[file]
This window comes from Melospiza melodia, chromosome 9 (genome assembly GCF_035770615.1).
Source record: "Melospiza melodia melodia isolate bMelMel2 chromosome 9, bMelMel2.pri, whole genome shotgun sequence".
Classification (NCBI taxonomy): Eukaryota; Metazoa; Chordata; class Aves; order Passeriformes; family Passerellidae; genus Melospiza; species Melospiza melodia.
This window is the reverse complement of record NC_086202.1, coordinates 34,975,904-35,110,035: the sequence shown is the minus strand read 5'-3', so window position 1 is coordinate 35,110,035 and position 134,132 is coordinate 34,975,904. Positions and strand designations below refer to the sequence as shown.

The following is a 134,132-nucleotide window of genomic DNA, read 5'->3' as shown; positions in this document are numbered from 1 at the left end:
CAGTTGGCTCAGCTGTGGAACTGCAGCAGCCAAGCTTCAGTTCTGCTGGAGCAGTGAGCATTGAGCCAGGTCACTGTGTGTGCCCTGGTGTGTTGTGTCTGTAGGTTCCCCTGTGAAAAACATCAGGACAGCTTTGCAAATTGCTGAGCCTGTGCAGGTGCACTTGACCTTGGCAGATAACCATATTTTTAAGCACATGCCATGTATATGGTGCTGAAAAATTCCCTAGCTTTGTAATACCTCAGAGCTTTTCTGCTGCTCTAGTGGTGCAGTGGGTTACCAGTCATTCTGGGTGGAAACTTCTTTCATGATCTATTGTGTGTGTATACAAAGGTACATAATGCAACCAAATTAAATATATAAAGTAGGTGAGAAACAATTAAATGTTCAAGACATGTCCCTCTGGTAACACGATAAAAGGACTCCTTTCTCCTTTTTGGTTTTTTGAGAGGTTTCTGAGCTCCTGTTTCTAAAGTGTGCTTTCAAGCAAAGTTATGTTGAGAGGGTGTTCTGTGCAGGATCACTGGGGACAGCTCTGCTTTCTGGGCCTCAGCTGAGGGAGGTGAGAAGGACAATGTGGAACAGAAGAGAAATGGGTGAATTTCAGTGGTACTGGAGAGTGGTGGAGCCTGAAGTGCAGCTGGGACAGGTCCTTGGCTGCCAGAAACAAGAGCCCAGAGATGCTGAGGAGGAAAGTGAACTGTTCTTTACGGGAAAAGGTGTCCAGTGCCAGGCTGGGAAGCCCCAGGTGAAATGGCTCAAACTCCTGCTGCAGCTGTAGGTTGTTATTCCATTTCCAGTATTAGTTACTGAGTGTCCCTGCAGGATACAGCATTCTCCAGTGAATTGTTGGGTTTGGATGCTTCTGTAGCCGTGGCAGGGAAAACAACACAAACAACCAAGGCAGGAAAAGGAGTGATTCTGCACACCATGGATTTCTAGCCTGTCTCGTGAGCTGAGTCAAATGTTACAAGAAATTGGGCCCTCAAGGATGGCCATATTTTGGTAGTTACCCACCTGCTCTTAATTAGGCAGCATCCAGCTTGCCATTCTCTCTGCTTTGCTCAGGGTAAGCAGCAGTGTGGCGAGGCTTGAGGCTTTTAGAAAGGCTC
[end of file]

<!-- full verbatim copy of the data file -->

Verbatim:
This window comes from Melospiza melodia, chromosome 9 (genome assembly GCF_035770615.1).
Source record: "Melospiza melodia melodia isolate bMelMel2 chromosome 9, bMelMel2.pri, whole genome shotgun sequence".
Classification (NCBI taxonomy): Eukaryota; Metazoa; Chordata; class Aves; order Passeriformes; family Passerellidae; genus Melospiza; species Melospiza melodia.
This window is the reverse complement of record NC_086202.1, coordinates 34,975,904-35,110,035: the sequence shown is the minus strand read 5'-3', so window position 1 is coordinate 35,110,035 and position 134,132 is coordinate 34,975,904. Positions and strand designations below refer to the sequence as shown.

The following is a 134,132-nucleotide window of genomic DNA, read 5'->3' as shown; positions in this document are numbered from 1 at the left end:
CAGTTGGCTCAGCTGTGGAACTGCAGCAGCCAAGCTTCAGTTCTGCTGGAGCAGTGAGCATTGAGCCAGGTCACTGTGTGTGCCCTGGTGTGTTGTGTCTGTAGGTTCCCCTGTGAAAAACATCAGGACAGCTTTGCAAATTGCTGAGCCTGTGCAGGTGCACTTGACCTTGGCAGATAACCATATTTTTAAGCACATGCCATGTATATGGTGCTGAAAAATTCCCTAGCTTTGTAATACCTCAGAGCTTTTCTGCTGCTCTAGTGGTGCAGTGGGTTACCAGTCATTCTGGGTGGAAACTTCTTTCATGATCTATTGTGTGTGTATACAAAGGTACATAATGCAACCAAATTAAATATATAAAGTAGGTGAGAAACAATTAAATGTTCAAGACATGTCCCTCTGGTAACACGATAAAAGGACTCCTTTCTCCTTTTTGGTTTTTTGAGAGGTTTCTGAGCTCCTGTTTCTAAAGTGTGCTTTCAAGCAAAGTTATGTTGAGAGGGTGTTCTGTGCAGGATCACTGGGGACAGCTCTGCTTTCTGGGCCTCAGCTGAGGGAGGTGAGAAGGACAATGTGGAACAGAAGAGAAATGGGTGAATTTCAGTGGTACTGGAGAGTGGTGGAGCCTGAAGTGCAGCTGGGACAGGTCCTTGGCTGCCAGAAACAAGAGCCCAGAGATGCTGAGGAGGAAAGTGAACTGTTCTTTACGGGAAAAGGTGTCCAGTGCCAGGCTGGGAAGCCCCAGGTGAAATGGCTCAAACTCCTGCTGCAGCTGTAGGTTGTTATTCCATTTCCAGTATTAGTTACTGAGTGTCCCTGCAGGATACAGCATTCTCCAGTGAATTGTTGGGTTTGGATGCTTCTGTAGCCGTGGCAGGGAAAACAACACAAACAACCAAGGCAGGAAAAGGAGTGATTCTGCACACCATGGATTTCTAGCCTGTCTCGTGAGCTGAGTCAAATGTTACAAGAAATTGGGCCCTCAAGGATGGCCATATTTTGGTAGTTACCCACCTGCTCTTAATTAGGCAGCATCCAGCTTGCCATTCTCTCTGCTTTGCTCAGGGTAAGCAGCAGTGTGGCGAGGCTTGAGGCTTTTAGAAAGGCTC